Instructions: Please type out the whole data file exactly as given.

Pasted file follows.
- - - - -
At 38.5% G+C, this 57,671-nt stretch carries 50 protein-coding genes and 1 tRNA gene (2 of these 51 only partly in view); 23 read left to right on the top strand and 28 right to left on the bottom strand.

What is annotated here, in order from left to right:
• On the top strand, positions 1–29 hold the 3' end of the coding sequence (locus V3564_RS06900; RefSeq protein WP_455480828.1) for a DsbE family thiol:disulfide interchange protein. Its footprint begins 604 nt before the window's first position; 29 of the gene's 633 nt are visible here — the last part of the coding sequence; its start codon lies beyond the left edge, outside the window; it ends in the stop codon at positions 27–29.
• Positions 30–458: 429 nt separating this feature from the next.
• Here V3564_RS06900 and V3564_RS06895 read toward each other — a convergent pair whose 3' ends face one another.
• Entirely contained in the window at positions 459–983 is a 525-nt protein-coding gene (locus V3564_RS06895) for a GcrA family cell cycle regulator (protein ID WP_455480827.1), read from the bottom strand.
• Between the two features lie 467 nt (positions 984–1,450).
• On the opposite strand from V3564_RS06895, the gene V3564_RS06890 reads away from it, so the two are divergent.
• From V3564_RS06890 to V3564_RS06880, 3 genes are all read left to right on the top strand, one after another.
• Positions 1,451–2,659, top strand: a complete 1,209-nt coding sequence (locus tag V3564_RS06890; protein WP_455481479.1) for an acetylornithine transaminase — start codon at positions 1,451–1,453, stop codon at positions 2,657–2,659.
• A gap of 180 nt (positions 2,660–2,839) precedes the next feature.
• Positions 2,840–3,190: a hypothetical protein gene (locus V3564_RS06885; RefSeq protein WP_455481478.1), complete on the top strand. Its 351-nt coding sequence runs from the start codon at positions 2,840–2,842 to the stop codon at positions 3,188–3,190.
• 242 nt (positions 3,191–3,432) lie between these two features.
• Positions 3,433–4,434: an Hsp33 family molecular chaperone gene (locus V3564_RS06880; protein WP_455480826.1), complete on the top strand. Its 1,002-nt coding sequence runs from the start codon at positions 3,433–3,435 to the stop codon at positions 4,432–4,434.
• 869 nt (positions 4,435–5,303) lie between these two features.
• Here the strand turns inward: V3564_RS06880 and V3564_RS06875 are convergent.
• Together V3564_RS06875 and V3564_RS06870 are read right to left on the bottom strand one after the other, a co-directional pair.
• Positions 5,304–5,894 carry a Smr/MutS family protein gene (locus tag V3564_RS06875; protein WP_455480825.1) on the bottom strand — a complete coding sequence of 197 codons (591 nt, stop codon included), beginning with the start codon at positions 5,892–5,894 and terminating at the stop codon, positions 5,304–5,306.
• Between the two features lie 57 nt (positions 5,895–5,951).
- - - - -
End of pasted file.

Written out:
At 38.5% G+C, this 57,671-nt stretch carries 50 protein-coding genes and 1 tRNA gene (2 of these 51 only partly in view); 23 read left to right on the top strand and 28 right to left on the bottom strand.

What is annotated here, in order from left to right:
• On the top strand, positions 1–29 hold the 3' end of the coding sequence (locus V3564_RS06900; RefSeq protein WP_455480828.1) for a DsbE family thiol:disulfide interchange protein. Its footprint begins 604 nt before the window's first position; 29 of the gene's 633 nt are visible here — the last part of the coding sequence; its start codon lies beyond the left edge, outside the window; it ends in the stop codon at positions 27–29.
• Positions 30–458: 429 nt separating this feature from the next.
• Here V3564_RS06900 and V3564_RS06895 read toward each other — a convergent pair whose 3' ends face one another.
• Entirely contained in the window at positions 459–983 is a 525-nt protein-coding gene (locus V3564_RS06895) for a GcrA family cell cycle regulator (protein ID WP_455480827.1), read from the bottom strand.
• Between the two features lie 467 nt (positions 984–1,450).
• On the opposite strand from V3564_RS06895, the gene V3564_RS06890 reads away from it, so the two are divergent.
• From V3564_RS06890 to V3564_RS06880, 3 genes are all read left to right on the top strand, one after another.
• Positions 1,451–2,659, top strand: a complete 1,209-nt coding sequence (locus tag V3564_RS06890; protein WP_455481479.1) for an acetylornithine transaminase — start codon at positions 1,451–1,453, stop codon at positions 2,657–2,659.
• A gap of 180 nt (positions 2,660–2,839) precedes the next feature.
• Positions 2,840–3,190: a hypothetical protein gene (locus V3564_RS06885; RefSeq protein WP_455481478.1), complete on the top strand. Its 351-nt coding sequence runs from the start codon at positions 2,840–2,842 to the stop codon at positions 3,188–3,190.
• 242 nt (positions 3,191–3,432) lie between these two features.
• Positions 3,433–4,434: an Hsp33 family molecular chaperone gene (locus V3564_RS06880; protein WP_455480826.1), complete on the top strand. Its 1,002-nt coding sequence runs from the start codon at positions 3,433–3,435 to the stop codon at positions 4,432–4,434.
• 869 nt (positions 4,435–5,303) lie between these two features.
• Here the strand turns inward: V3564_RS06880 and V3564_RS06875 are convergent.
• Together V3564_RS06875 and V3564_RS06870 are read right to left on the bottom strand one after the other, a co-directional pair.
• Positions 5,304–5,894 carry a Smr/MutS family protein gene (locus tag V3564_RS06875; protein WP_455480825.1) on the bottom strand — a complete coding sequence of 197 codons (591 nt, stop codon included), beginning with the start codon at positions 5,892–5,894 and terminating at the stop codon, positions 5,304–5,306.
• Between the two features lie 57 nt (positions 5,895–5,951).